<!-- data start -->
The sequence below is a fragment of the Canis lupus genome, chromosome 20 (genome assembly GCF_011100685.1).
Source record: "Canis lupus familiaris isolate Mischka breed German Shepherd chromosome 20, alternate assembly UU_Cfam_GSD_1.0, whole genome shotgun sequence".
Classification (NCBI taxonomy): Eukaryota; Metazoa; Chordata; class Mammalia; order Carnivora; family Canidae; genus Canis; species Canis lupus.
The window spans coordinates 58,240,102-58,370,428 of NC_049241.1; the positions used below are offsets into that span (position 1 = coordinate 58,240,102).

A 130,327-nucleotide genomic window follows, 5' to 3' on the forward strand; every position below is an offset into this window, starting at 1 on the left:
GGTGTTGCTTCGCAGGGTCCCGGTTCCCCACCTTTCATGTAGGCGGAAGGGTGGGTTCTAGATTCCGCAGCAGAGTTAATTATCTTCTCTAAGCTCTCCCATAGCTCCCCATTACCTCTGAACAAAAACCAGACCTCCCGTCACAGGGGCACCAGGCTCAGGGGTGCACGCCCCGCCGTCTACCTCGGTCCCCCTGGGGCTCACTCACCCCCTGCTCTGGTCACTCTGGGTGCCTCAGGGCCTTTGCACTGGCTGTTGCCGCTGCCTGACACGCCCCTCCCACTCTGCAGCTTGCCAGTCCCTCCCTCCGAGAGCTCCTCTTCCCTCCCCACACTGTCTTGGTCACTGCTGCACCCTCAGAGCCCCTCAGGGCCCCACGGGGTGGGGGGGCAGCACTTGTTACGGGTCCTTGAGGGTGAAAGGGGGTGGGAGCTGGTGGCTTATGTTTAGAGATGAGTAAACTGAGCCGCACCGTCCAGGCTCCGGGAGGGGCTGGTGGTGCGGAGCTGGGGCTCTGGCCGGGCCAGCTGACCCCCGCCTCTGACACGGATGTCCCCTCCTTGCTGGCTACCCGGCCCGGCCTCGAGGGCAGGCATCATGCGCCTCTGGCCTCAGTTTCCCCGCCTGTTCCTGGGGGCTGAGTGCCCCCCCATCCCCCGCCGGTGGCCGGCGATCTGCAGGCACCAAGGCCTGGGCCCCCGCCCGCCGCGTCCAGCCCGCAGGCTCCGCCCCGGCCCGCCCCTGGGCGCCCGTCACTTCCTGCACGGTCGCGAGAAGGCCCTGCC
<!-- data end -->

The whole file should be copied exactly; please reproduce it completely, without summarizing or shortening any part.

The sequence below is a fragment of the Canis lupus genome, chromosome 20 (genome assembly GCF_011100685.1).
Source record: "Canis lupus familiaris isolate Mischka breed German Shepherd chromosome 20, alternate assembly UU_Cfam_GSD_1.0, whole genome shotgun sequence".
Classification (NCBI taxonomy): Eukaryota; Metazoa; Chordata; class Mammalia; order Carnivora; family Canidae; genus Canis; species Canis lupus.
The window spans coordinates 58,240,102-58,370,428 of NC_049241.1; the positions used below are offsets into that span (position 1 = coordinate 58,240,102).

A 130,327-nucleotide genomic window follows, 5' to 3' on the forward strand; every position below is an offset into this window, starting at 1 on the left:
GGTGTTGCTTCGCAGGGTCCCGGTTCCCCACCTTTCATGTAGGCGGAAGGGTGGGTTCTAGATTCCGCAGCAGAGTTAATTATCTTCTCTAAGCTCTCCCATAGCTCCCCATTACCTCTGAACAAAAACCAGACCTCCCGTCACAGGGGCACCAGGCTCAGGGGTGCACGCCCCGCCGTCTACCTCGGTCCCCCTGGGGCTCACTCACCCCCTGCTCTGGTCACTCTGGGTGCCTCAGGGCCTTTGCACTGGCTGTTGCCGCTGCCTGACACGCCCCTCCCACTCTGCAGCTTGCCAGTCCCTCCCTCCGAGAGCTCCTCTTCCCTCCCCACACTGTCTTGGTCACTGCTGCACCCTCAGAGCCCCTCAGGGCCCCACGGGGTGGGGGGGCAGCACTTGTTACGGGTCCTTGAGGGTGAAAGGGGGTGGGAGCTGGTGGCTTATGTTTAGAGATGAGTAAACTGAGCCGCACCGTCCAGGCTCCGGGAGGGGCTGGTGGTGCGGAGCTGGGGCTCTGGCCGGGCCAGCTGACCCCCGCCTCTGACACGGATGTCCCCTCCTTGCTGGCTACCCGGCCCGGCCTCGAGGGCAGGCATCATGCGCCTCTGGCCTCAGTTTCCCCGCCTGTTCCTGGGGGCTGAGTGCCCCCCCATCCCCCGCCGGTGGCCGGCGATCTGCAGGCACCAAGGCCTGGGCCCCCGCCCGCCGCGTCCAGCCCGCAGGCTCCGCCCCGGCCCGCCCCTGGGCGCCCGTCACTTCCTGCACGGTCGCGAGAAGGCCCTGCC